Mike Lindell's Lawyer Leaves Law Firm After Suit Against Dominion Filed Without Authorization

Alec Beck, the lawyer representing MyPillow CEO Mike Lindell in a newly filed lawsuit against Smartmatic and Dominion Voting Systems, has left the law firm where he worked as a partner after he allegedly filed Lindell's suit without the firm's approval.

The new lawsuit accuses the voting machine companies of using the court system to "silence Lindell's and others' political speech about election fraud and the role of electronic voting machines in it."

Both companies have sued right-wing figures who baselessly claimed that they flipped votes and altered vote tallies to help rig the 2020 election against Republican former President Donald Trump.

Beck once worked for Barnes & Thornburg, a Minneapolis-based law firm that represented Lindell. However, the firm has said that Beck filed the lawsuit "without receiving firm authorization pursuant to internal firm approval procedures."

"The firm is immediately taking the requisite steps to withdraw as local counsel in this matter and end the client relationship," Barnes & Thornburg wrote in a statement. "The attorney representing the client in this matter is no longer with the firm."

Beck's personal page on the firm's website has since been deactivated. Beck's contact information on Lindell's lawsuit now lists a PO box rather than his former law firm's address.

Lindell lawyer Dominion election lawsuit Alec Beck
Alec Beck, the lawyer representing MyPillow CEO Mike Lindell in a newly filed lawsuit against Dominion Voting Systems, has left the law firm where he worked as a partner after allegedly filing the suit without the firm's approval. In this photo, Lindell waits outside the West Wing of the White House before entering on January 15, 2021 in Washington, DC. Drew Angerer/Getty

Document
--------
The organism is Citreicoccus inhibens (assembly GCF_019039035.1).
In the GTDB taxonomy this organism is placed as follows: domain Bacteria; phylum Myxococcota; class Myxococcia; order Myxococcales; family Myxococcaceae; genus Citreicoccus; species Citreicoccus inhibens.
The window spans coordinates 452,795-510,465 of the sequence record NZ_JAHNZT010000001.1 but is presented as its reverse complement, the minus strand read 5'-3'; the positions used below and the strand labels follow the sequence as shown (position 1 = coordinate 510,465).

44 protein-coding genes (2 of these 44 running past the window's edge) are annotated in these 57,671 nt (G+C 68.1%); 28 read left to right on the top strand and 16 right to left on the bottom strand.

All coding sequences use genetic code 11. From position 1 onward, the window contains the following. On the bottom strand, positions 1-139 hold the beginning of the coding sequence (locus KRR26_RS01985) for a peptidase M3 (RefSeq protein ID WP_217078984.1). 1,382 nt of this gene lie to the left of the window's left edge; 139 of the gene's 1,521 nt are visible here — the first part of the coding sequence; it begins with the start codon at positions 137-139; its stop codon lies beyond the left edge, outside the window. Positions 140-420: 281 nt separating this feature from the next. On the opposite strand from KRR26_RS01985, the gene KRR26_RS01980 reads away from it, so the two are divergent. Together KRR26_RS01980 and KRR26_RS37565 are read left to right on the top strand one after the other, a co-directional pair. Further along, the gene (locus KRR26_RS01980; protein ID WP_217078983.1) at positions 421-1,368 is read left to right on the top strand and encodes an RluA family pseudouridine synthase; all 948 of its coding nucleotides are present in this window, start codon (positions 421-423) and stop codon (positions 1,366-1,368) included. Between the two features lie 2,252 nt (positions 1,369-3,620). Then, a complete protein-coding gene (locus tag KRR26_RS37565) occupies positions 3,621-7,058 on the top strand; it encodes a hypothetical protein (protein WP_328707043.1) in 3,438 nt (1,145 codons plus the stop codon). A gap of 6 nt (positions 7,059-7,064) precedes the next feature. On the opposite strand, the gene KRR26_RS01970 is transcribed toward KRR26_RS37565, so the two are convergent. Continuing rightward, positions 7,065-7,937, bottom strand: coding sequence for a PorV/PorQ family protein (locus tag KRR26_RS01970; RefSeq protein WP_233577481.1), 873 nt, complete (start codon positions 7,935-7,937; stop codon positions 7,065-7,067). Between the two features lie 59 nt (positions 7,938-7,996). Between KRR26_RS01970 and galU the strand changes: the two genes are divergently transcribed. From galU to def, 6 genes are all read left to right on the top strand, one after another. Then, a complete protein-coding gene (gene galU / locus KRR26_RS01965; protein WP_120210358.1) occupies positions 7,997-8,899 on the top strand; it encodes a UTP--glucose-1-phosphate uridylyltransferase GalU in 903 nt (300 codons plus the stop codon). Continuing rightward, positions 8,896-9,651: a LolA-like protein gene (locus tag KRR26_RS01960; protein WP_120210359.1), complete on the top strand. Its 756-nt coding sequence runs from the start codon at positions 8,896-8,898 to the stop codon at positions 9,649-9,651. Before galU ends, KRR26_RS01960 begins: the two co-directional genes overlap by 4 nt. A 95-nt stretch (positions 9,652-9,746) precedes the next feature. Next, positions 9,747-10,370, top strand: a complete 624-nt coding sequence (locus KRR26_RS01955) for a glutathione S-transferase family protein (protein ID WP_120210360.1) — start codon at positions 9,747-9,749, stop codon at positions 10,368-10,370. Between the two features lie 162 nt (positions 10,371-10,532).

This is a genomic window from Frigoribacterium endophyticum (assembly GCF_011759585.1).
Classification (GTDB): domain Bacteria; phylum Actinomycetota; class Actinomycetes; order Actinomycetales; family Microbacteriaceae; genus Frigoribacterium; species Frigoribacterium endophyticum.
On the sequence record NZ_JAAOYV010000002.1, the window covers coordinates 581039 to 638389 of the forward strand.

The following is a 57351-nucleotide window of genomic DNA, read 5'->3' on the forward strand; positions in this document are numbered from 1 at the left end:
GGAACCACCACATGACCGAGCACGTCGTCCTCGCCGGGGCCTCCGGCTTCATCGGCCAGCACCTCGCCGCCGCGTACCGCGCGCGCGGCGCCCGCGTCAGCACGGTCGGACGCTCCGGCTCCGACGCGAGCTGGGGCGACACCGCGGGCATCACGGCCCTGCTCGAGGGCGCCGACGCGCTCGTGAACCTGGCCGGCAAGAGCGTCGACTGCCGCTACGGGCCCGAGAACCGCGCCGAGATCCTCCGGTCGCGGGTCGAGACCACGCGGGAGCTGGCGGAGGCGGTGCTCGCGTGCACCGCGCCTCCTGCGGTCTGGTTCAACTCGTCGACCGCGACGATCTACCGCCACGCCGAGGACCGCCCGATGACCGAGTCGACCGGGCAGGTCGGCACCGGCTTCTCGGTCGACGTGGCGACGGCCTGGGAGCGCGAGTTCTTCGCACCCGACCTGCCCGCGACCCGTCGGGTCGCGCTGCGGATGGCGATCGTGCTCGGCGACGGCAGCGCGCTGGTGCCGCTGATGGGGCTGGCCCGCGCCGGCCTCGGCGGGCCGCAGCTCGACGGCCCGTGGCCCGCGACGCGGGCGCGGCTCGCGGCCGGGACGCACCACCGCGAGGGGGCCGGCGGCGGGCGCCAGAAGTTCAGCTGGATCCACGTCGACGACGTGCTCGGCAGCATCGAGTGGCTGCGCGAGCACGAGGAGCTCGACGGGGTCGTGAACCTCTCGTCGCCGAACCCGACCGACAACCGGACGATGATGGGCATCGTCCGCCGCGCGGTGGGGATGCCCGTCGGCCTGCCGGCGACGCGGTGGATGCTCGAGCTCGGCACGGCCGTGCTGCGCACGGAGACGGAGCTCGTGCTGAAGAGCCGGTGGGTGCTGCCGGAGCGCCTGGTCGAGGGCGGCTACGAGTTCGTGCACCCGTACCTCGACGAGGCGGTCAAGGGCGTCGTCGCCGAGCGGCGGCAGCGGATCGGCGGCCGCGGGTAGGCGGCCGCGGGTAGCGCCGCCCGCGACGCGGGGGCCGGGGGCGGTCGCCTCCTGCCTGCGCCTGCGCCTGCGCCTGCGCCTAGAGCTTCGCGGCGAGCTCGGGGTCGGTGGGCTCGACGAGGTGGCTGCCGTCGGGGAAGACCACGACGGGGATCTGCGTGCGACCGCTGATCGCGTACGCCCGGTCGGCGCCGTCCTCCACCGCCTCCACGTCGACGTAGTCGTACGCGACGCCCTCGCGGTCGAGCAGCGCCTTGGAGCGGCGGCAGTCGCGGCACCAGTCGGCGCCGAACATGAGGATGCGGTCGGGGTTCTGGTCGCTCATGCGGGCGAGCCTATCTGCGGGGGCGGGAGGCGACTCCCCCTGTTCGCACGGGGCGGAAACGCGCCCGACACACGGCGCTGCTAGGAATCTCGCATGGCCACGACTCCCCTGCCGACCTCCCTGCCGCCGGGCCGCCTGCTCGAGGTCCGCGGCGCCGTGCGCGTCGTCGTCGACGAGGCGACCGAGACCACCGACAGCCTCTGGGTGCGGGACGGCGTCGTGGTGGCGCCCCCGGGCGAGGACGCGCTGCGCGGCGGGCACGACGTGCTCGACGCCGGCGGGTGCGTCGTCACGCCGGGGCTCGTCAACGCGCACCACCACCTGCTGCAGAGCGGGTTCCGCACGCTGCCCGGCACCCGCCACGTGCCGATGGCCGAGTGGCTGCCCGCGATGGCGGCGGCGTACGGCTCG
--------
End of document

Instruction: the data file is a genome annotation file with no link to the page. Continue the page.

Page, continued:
Lindell's claims about voting machines rigging the election compelled Dominion Voting Systems to file a $1.3 billion defamation lawsuit against him in February. Lindell countersued the company for $1.6 billion in April, claiming it violated his Constitutional rights to free speech.

Lindell's new lawsuit, unrelated to the two lawsuits mentioned directly above, says that the companies are "waging lawsuit warfare on private citizens...under the auspices of 'defending election integrity'...[rather than] fixing their notoriously and demonstrably insecure voting machines."

The suit further alleges that the companies have "embarked on a concerted, collective enterprise to extort silence from their dissenters or bring financial ruin on any and all who persist in speaking their minds."

Lindell's suit claims that the companies violated a 1970 law known as the Racketeer Influenced and Corrupt Organization (RICO) Act. The law was passed to help people pursue criminal and civil suits against organized crime schemes. Lindell's suit says that the companies' claims against him could personally cost him $2 billion in damages.

In the past, Lindell has falsely claimed that former President Donald Trump won the 2020 election with 80 million votes. Trump lost with just over 74.2 million votes. Trump's own attorney general and head of election security have both said there was no evidence of fraud in the election.

Earlier this week, Lindell claimed that Trump will return as president in August. Lindell said this would occur either through Supreme Court rulings or "two other bonus pathways" involving vote audits in states that Trump lost in 2020. One such audit is currently underway in Maricopa County, Arizona.

Lindell said that once the Supreme Court considers his evidence of voter fraud, the justices will unanimously rule 9-0 in favor of allowing Trump to become president once again.

Constitutional law doesn't support Lindell's prediction, according to Business Insider. The August deadline also falls during the court's three-month recess, the publication noted, calling Lindell's claim a "demonstrably false conspiracy theory."

Newsweek contacted Lindell's office for comment.